Jeb Bush and his supporters have spent more than twice that of any other candidate or outside group on TV ads in the 2016 presidential race.
And what does the former Florida governor get for nearly $20 million, asks Mark Murray of NBC News.
Apparently, not much.
Bush’s poll numbers are currently languishing in the single digits both nationally and in the early primary states.
Right to Rise, the pro-Bush super PAC, has made $19.5 million in ad spending for Iowa, New Hampshire and South Carolina. Murray notes that the campaign also spent another $438,000.
In comparison, the 501c4 organization supporting fellow Floridian Marco Rubio – Conservative Solutions Project – paid half that amount, $8.4 million to date. Hillary Clinton’s presidential campaign, on the other hand, has spent $8.1 million, while her supporting Super PAC spent about $199,000.
To put those numbers further in context, campaigns receive substantial discounts on TV ad time, whereas Super PACs and other outside groups may have to pony up to four times as much for similar ad space.
Murray, along with NBC News partners SMG Delta, have calculated who spent what in the 2016 presidential ad wars – a not-quite-perfect way to measure winners of the secret advertising primary.
Through Nov. 21, the leaders are Bush with $19.9 million ($19.5 million from Right to Rise Super PAC, $438K from campaign), followed by Rubio with $8.4 million (all from outside group Conservative Solutions Project), Clinton with $8.3 million ($8.1 million from campaign, $199K from Priorities USA Super PAC) and Ohio Gov. John Kasich with $7.3 million (all from two outside groups).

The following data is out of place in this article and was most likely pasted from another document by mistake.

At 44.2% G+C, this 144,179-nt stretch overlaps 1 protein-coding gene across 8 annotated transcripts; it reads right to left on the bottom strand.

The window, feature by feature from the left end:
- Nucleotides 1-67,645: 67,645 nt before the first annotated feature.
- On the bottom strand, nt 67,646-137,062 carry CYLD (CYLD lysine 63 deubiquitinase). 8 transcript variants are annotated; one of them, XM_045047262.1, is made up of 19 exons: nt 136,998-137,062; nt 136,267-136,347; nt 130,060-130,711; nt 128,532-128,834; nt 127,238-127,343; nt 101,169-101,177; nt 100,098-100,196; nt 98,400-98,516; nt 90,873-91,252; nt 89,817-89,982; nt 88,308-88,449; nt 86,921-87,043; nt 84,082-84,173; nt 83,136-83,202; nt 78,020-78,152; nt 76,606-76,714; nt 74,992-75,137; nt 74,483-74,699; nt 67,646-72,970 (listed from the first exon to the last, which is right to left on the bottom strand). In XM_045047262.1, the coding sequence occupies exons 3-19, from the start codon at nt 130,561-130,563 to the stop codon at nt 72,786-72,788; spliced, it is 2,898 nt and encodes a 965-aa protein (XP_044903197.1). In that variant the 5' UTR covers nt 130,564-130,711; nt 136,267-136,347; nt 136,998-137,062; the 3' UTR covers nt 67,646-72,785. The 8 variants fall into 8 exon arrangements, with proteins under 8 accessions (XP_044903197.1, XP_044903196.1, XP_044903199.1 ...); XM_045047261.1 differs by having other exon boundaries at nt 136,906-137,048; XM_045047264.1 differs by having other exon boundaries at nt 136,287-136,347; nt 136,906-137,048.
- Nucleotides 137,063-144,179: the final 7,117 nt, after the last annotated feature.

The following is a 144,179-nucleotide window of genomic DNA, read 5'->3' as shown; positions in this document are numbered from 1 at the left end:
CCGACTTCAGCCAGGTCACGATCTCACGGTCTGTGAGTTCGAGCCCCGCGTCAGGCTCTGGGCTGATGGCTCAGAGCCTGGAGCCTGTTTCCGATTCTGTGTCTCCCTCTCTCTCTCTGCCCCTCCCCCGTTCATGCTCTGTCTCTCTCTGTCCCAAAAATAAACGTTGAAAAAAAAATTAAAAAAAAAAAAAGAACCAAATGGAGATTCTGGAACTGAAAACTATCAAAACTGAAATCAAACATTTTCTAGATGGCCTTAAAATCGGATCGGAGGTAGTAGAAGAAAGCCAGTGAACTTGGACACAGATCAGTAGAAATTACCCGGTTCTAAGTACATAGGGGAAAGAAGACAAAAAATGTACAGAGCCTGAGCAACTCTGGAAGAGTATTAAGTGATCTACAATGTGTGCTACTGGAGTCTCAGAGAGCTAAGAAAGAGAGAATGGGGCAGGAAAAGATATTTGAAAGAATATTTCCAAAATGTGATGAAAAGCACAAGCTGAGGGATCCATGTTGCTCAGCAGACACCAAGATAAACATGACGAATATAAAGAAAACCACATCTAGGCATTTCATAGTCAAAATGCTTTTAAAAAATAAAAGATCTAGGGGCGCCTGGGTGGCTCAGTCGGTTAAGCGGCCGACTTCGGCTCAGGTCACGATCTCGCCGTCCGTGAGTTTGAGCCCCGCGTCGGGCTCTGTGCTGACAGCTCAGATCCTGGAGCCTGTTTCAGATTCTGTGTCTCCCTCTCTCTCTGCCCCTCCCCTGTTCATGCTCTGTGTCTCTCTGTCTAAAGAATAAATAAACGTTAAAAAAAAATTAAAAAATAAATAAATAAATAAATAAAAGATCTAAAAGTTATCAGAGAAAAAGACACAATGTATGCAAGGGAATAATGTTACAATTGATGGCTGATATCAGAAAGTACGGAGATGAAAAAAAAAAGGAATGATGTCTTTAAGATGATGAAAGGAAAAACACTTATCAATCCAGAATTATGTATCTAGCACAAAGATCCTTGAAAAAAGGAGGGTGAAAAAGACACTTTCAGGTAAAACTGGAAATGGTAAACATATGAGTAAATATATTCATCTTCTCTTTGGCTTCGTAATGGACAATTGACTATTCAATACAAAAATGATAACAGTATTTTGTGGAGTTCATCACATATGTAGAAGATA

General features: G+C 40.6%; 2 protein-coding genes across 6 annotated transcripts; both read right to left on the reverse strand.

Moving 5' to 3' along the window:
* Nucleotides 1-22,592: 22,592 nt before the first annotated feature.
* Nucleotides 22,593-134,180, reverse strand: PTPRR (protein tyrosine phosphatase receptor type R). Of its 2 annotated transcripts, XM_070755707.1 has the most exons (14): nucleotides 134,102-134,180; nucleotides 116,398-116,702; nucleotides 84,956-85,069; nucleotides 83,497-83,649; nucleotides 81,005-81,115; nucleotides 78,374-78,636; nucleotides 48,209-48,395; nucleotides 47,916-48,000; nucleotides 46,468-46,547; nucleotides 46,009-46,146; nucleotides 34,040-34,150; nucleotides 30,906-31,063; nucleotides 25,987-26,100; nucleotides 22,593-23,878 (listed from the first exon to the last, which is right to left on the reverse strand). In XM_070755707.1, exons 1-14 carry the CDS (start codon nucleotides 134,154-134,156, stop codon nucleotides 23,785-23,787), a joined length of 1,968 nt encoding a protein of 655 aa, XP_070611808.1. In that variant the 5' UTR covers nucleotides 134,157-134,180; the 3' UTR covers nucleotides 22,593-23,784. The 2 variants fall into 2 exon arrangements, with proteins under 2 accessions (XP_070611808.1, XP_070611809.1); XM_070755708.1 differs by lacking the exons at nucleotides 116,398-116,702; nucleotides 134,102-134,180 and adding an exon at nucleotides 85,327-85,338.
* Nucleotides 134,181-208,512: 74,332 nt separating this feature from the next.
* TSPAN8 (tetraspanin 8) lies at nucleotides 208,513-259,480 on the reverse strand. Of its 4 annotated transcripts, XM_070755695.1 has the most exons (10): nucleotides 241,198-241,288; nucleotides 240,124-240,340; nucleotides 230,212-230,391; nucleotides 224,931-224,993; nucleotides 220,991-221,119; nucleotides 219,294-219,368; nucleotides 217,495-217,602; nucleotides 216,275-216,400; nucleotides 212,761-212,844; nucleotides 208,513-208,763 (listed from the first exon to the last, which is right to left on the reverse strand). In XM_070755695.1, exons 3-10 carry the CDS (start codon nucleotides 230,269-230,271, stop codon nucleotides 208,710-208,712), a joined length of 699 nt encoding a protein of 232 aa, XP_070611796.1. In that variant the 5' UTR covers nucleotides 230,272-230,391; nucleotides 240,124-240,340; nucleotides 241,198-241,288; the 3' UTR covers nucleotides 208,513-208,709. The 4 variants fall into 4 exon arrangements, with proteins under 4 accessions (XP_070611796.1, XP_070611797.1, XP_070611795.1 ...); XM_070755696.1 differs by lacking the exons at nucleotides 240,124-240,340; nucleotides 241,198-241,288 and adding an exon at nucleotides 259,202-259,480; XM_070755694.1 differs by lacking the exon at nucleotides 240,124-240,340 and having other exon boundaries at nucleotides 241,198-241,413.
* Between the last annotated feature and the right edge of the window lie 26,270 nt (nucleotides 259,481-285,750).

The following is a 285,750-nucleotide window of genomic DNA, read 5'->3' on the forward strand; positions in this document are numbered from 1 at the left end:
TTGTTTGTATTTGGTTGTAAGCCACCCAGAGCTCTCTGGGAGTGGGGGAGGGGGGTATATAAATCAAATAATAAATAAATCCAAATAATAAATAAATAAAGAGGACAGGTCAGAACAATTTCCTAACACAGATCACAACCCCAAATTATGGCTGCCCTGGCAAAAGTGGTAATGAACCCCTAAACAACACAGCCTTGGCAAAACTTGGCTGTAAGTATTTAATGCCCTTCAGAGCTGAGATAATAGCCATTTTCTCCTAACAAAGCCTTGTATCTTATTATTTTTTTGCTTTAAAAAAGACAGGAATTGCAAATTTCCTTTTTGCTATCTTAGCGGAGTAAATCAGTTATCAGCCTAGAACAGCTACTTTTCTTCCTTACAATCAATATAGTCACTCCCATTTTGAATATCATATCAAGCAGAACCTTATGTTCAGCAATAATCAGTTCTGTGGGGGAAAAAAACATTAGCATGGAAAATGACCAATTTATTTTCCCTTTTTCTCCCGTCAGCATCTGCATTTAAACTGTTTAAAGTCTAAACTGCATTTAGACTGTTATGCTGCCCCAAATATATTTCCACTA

After Kasich, comes New Jersey Gov. Chris Christie with $5.7 million ($5.3 million from America Leads Super PAC, $407K from campaign), Louisiana Gov. Bobby Jindal – who just dropped out of the race – with $3.3 million (all from outside groups), Vermont Sen. Bernie Sanders with $3 million (all from his campaign), South Carolina Sen. Lindsey Graham at $1.7 million ($1.6 million from Super PAC, $100K from campaign) and retired neurosurgeon Ben Carson with $1.5 million (all from his campaign).
For the week of Nov. 15-21, the biggest spenders were Bush with $2 million, all from his Super PAC; Sanders with $940,000, all from his campaign; Clinton with $741,000, all from the campaign; Rubio with $619,000, all from Conservative Solutions; Kasich with $352,000, all from his supporting Super PAC New Day for America, Christie with $313,000, all from America Leads Super PAC; and Carson with $214,000, all of which came from his campaign.